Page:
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Wide availability of Intel’s ‘Broadwell’ chips slips to 2015

While Intel Corp. has publicly announced that the first systems based on the code-named “Broadwell” processors will be available by Christmas, it now looks like actual availability of such PCs will be rather scarce. Apparently, only “initial” devices based on the Broadwell processors will show up this year, whereas mass availability of such products is now expected in 2015.

“We expect the initial Broadwell-based devices, including fanless 2-in-1s built on the Core M processor, will be on shelves by the end of this year with more products and broader OEM availability in 2015,” a statement by Intel published by Cnet News reads.

The first Intel Core M processors based on the Broadwell micro-architecture, previously known as the code-named Broadwell-Y chips, are the most energy-efficient, yet, the lowest-performing central processing units in the family. The initial Core M chips feature two x86 cores with the Hyper-Threading technology, the Intel HD Graphics core with 24 execution units and various enhancements, 3MB of L3 cache, dual-channel DDR3 memory controller as well as a core-logic placed on the same piece of substrate as the processor.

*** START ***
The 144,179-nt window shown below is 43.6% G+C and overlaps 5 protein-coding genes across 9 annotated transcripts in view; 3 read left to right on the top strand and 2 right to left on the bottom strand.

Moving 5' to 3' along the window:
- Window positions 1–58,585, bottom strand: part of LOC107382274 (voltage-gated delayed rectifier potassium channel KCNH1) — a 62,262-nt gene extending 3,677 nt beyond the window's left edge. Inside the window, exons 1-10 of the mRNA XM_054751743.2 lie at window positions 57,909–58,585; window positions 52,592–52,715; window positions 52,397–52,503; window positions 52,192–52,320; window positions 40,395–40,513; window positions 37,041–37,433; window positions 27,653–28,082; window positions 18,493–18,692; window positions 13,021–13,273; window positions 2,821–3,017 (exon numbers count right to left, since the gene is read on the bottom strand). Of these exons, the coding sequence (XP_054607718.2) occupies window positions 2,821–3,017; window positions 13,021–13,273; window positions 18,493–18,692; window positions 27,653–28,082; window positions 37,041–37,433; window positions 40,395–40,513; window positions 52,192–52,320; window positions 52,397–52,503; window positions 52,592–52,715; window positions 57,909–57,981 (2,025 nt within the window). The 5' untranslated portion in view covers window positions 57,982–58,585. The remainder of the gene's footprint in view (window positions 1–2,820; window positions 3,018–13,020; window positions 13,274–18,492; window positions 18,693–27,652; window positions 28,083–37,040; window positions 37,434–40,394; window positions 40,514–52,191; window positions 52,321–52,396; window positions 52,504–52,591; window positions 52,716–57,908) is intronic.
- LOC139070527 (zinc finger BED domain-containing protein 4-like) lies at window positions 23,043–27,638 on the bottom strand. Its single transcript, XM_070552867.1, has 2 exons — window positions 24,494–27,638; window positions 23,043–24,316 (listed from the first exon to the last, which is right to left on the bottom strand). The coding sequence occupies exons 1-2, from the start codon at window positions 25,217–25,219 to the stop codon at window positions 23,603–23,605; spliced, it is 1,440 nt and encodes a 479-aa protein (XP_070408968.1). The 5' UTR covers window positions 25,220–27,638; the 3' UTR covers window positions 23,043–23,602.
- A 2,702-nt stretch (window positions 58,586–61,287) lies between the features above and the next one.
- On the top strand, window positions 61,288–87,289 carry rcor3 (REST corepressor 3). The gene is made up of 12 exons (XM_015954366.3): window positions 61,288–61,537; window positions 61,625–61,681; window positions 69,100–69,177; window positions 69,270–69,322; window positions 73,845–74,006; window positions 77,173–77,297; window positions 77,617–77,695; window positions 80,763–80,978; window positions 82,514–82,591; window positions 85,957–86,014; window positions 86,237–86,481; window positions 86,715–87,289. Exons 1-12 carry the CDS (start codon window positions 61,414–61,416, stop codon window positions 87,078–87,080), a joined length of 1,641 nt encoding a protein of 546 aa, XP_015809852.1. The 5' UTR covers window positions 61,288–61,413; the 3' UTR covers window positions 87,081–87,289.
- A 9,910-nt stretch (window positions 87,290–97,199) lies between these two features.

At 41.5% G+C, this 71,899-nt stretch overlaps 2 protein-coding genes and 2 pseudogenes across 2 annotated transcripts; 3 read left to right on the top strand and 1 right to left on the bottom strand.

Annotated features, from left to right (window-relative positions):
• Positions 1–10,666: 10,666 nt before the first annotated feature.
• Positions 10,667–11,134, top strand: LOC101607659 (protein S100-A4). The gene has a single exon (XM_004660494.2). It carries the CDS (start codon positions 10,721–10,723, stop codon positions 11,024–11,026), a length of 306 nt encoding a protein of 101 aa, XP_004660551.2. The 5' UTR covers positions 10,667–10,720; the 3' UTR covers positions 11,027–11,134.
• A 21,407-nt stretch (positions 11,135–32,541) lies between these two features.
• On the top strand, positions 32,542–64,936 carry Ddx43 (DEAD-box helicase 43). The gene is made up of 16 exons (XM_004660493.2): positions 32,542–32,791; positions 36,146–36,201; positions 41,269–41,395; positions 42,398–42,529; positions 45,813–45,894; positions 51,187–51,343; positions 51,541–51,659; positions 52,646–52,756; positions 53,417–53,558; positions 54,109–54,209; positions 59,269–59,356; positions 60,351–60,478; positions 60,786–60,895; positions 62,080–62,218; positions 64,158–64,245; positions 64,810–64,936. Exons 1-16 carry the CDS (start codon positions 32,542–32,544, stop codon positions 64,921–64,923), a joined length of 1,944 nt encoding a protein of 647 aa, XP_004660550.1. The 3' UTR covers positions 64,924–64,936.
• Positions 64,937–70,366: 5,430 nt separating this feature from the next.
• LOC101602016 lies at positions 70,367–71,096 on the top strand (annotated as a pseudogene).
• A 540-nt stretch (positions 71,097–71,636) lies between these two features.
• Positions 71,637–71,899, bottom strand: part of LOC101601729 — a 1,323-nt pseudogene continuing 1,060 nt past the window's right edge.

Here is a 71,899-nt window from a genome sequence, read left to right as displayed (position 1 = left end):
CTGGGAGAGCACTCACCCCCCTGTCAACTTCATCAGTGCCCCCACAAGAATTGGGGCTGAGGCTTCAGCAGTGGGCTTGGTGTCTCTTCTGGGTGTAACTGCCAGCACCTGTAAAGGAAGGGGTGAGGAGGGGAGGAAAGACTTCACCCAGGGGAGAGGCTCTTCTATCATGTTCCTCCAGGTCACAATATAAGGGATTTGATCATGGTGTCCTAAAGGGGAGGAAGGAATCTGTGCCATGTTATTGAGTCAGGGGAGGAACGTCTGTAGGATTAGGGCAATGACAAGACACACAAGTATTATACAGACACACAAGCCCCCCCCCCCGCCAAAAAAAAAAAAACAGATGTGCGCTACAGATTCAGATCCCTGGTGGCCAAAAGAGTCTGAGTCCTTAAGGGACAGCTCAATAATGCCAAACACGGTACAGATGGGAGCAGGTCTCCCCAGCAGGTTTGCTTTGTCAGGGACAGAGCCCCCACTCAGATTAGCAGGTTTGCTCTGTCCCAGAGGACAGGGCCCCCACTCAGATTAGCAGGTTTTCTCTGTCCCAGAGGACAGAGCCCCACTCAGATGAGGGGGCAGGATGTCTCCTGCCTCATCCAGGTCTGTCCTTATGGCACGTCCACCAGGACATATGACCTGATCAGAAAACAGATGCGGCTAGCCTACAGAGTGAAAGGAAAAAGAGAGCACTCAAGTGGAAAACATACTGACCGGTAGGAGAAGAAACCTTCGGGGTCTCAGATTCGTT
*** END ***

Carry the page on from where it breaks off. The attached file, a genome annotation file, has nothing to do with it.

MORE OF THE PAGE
Intel has not officially revealed actual power consumption of the new Core M (BDW-Y 2+2) chips, but it is likely that there will be CPUs with scenario design power of around 4.5W or lower. With power consumption of 4.5W – 11.5W, it is possible to expect Intel’s partners to use the new chips for 2-in-1s, high-end tablets or ultra-thin laptops.

Previously it was expected that Intel would roll-out the code-named Broadwell-U processors (BDW-U 2+2) with 15W – 28W thermal design power designed for thin and mainstream notebooks in 2014. However, it now looks like Intel will only release the most energy-efficient versions of the Broadwell this year.

The Broadwell seems to be a very unlucky design for Intel. While most probably the chip is very energy efficient, it will be late to market by several quarters. At present rumours about insufficient yields of the Broadwell chips, which are produced using the 14nm fabrication process, are circulating around the industry. Intel earlier this year said that it had fixed all the yield-related issues of the new process technology discovered in 2013. Still, the fact that Intel is set to begin the roll-out of the Broadwell with the smallest version of the chip may be considered as a yield improving technique (since smaller chips are easier to make).

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KitGuru Says: If Intel really decided to postpone the release of the Broadwell-U chips to 2015, it will be interesting to know how that will affect launch schedules of the rest CPUs in the Broadwell family. Perhaps, the long-awaited Broadwell-K processor will be postponed again?

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